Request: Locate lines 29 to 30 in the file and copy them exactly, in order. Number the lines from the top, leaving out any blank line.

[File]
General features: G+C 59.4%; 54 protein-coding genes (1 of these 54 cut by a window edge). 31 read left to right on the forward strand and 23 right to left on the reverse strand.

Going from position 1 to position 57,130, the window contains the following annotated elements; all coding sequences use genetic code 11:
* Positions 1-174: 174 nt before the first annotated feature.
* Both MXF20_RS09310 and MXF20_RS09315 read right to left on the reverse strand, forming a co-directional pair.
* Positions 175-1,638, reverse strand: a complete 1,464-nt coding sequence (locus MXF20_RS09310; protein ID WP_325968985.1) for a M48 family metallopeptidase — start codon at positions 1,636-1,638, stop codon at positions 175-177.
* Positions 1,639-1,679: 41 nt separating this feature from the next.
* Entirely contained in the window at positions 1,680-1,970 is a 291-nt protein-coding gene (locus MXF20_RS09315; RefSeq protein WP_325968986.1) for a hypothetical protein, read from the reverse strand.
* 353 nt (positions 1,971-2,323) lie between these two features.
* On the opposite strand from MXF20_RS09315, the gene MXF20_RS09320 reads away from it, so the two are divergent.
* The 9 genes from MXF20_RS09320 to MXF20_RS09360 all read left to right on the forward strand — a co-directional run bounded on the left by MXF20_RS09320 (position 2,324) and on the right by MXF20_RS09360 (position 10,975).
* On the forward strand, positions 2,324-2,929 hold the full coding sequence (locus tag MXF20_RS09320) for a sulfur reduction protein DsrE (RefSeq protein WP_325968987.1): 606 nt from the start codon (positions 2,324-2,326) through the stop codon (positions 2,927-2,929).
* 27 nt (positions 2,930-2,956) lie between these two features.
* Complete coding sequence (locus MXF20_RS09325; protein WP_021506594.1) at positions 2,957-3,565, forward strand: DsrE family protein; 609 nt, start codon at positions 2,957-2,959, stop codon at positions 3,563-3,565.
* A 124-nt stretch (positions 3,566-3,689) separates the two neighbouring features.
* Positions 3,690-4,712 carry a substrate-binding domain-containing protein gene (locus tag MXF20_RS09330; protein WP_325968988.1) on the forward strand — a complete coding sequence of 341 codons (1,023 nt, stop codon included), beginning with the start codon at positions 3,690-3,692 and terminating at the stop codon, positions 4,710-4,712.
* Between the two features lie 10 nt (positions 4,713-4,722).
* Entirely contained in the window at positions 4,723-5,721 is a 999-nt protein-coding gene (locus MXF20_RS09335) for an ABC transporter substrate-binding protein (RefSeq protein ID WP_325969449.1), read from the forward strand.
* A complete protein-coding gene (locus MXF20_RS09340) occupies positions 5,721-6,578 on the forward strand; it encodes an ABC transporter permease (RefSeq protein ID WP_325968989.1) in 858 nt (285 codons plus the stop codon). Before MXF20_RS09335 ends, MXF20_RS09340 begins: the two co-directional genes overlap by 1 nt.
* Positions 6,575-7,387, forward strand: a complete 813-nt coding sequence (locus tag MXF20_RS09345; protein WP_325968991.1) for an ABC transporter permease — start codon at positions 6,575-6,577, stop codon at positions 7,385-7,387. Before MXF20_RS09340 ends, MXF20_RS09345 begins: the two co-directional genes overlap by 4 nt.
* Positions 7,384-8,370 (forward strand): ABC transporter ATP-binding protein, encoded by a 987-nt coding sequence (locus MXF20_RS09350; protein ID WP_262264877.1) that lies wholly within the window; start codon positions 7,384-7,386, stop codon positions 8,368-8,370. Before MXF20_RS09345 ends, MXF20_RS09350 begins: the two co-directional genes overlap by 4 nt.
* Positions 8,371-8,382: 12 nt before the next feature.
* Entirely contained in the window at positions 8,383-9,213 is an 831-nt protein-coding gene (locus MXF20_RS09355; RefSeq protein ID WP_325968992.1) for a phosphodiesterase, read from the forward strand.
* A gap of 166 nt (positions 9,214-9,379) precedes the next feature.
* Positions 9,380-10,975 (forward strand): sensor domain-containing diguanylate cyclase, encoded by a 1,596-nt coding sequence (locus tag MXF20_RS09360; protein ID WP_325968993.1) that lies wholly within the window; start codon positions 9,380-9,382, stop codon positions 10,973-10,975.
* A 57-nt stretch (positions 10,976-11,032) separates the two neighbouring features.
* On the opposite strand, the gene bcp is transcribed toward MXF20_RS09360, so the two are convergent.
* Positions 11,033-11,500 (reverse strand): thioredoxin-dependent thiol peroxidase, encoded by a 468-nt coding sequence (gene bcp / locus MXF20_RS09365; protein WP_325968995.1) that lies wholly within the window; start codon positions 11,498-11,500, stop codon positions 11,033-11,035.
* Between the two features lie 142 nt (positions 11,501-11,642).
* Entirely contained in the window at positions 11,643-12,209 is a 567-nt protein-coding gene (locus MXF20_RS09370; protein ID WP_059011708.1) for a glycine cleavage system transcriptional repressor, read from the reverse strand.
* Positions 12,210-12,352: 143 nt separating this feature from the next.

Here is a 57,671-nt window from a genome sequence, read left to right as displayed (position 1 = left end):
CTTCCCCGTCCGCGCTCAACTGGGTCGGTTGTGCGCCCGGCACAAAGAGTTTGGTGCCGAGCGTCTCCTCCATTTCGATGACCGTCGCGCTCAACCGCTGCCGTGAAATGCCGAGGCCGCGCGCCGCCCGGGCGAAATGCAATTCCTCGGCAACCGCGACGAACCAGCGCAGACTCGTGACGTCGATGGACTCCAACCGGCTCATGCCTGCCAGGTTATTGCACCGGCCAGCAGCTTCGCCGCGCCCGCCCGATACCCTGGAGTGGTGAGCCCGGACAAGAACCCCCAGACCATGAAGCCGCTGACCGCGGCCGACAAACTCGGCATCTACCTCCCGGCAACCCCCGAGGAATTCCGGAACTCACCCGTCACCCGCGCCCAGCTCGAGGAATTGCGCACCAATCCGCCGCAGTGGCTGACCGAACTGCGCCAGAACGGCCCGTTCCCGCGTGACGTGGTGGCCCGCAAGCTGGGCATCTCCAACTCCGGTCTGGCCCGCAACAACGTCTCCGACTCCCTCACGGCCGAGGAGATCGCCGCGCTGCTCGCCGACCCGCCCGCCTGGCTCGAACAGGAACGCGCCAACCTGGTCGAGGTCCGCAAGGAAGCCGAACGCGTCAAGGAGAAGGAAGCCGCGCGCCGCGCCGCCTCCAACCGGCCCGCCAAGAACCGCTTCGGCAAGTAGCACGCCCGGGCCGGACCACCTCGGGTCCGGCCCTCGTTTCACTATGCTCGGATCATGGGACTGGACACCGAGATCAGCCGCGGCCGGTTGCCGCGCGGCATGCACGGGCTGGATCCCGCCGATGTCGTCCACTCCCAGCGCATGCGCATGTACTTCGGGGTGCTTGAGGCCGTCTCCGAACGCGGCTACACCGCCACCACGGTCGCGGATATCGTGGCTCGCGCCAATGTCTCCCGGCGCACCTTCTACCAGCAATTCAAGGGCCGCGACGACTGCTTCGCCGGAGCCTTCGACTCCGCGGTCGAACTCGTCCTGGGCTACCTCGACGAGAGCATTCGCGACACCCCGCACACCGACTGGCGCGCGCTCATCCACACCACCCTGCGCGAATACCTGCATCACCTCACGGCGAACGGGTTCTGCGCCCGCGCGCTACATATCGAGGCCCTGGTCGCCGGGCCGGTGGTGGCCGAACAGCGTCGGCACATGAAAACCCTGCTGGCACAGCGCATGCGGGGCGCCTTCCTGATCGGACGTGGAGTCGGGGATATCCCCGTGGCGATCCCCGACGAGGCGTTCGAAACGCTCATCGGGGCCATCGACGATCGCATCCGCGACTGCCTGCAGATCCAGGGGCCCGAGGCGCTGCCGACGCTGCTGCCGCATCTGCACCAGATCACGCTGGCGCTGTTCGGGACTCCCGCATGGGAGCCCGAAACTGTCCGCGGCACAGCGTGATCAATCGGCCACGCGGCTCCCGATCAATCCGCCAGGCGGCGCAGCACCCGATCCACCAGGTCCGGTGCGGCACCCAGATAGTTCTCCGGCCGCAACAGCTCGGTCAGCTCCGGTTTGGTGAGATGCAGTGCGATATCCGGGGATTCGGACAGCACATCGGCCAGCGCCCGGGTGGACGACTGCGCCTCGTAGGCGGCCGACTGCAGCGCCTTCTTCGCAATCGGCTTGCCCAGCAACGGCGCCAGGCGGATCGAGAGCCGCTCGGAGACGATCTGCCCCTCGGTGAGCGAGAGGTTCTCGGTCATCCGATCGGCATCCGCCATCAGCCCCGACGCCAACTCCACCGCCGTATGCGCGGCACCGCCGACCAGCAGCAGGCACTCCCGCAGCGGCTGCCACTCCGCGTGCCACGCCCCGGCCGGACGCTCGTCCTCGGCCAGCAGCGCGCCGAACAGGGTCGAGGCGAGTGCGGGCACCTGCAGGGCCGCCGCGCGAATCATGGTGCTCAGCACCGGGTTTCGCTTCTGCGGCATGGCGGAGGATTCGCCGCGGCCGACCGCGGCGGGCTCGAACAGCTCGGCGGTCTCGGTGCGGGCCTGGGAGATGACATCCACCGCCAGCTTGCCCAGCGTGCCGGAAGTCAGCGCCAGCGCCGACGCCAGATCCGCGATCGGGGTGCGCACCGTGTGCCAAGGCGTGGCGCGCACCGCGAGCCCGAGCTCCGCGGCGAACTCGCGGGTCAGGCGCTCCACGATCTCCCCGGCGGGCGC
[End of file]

* Entirely contained in the window at positions 11,643-12,209 is a 567-nt protein-coding gene (locus MXF20_RS09370; protein ID WP_059011708.1) for a glycine cleavage system transcriptional repressor, read from the reverse strand.
* Positions 12,210-12,352: 143 nt separating this feature from the next.